Scouting in Africa - An Overview
Today there is Scouting in almost every country of the world, including 37 African countries. The Movement is almost 100 years old, and still growing.
Scouting is a specific system of non-formal education for the development of young people and the improvement of their communities.
Scouting has demonstrated remarkable effectiveness in adressing challenges facing young peopl in developing countries. Scouting adapts to local needs: Scouting in the United States looks quite different than it does in Kenya, Senegal, or Russia, for example - but Scouts everywhere share the same Educational Methods and fundamental principles.
The educational method of Scouting was born and tested in Africa. Its values and principles are well respected by African societies and cultures.
Scouting is not recreation, uniforms or prescribed activities. Scouting is personal development, leadership skills, and helping others in meaningful ways. Scouting is an investment in the future.
Some special characteristics of Scouting
- Scouting succeeds because of the dedication of volunteers. Resources are needed in Africa to help make this volunteer dedication effective and productive.
- Scouting offers an infrastructure, without a bureaucracy.
- Scouting has a grassroot network of youth and adults which in many countries does not exist outside the school system.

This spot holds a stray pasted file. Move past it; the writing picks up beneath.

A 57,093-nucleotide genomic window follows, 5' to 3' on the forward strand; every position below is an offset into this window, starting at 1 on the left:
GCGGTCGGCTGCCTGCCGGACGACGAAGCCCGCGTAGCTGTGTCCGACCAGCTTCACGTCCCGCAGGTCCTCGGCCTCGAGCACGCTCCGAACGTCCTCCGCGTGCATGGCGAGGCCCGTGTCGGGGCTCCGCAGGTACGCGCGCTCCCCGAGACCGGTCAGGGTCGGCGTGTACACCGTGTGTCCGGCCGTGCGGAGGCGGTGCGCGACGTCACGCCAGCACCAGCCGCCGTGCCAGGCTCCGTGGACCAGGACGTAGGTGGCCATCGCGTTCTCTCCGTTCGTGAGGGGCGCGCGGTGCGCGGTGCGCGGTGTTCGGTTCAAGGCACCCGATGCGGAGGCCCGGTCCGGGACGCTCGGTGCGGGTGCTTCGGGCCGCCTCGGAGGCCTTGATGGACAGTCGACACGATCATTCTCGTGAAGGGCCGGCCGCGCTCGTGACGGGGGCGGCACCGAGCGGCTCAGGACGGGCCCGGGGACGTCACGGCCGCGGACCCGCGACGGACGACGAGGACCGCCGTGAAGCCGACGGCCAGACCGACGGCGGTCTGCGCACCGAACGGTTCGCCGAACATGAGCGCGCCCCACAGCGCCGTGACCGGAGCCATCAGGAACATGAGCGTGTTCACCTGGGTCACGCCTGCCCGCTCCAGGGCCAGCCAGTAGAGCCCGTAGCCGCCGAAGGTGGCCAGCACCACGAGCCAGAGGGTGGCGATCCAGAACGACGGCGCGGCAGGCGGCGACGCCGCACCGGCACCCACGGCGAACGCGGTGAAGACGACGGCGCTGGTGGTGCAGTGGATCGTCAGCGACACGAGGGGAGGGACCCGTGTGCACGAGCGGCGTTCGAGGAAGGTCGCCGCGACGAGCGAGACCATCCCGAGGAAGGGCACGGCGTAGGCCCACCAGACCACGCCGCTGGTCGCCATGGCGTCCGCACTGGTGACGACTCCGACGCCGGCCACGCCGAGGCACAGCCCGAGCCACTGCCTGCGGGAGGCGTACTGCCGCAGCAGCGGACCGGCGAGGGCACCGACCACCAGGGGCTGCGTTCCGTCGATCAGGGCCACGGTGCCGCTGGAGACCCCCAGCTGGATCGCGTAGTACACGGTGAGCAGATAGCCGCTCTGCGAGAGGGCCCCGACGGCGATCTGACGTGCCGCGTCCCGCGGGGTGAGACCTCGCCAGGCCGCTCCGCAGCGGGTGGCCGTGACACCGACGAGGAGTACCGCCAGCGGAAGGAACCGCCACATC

- Scouts help each other. For many years, there have been excellent projects of cooperation between Scouts in Africa and Scouts in other continents. Schools have been built, health care provided, adult resources granted, and countless friendships across borders have been formed.
- Scouting is a force for peace through the values it instills, the education it provides, and the cross-cultural bridges it builds locally, nationally, and internationally.
Scouts in Africa are proud of their work in fields such as job skills training, child health care, integration of the disabled, small enterprise development, literacy, agricultural productivity, land-mine education, polio, leprosy, Oral Rehydration Therapy, rehabilitation of street children, HIV/AIDS awareness education and many more success stories.
Scouting, (the activities), how it is done (the method) and the reason why it is done (the purpose)
The objective of the 10 Year development plan is to ensure that by the year 2011, all National Scout Organisations /Associations will have:
Proper management of a Scout organisation is critical for the success of Scouting every where. This need is particularly urgent in Africa where resources are meager and competition for them is high.
To equip leaders with the necessary skills to mobilise necessary resources to support the growth and development of Scouting in Africa. Scouting in Africa suffers greatly from inadequate resources both material and human. Whilst this is partly as a result of the general situation in Africa, it is also partly due to inability of national Scout organizations to identify, interest and attract necessary resources to finance the expansion of the Movement.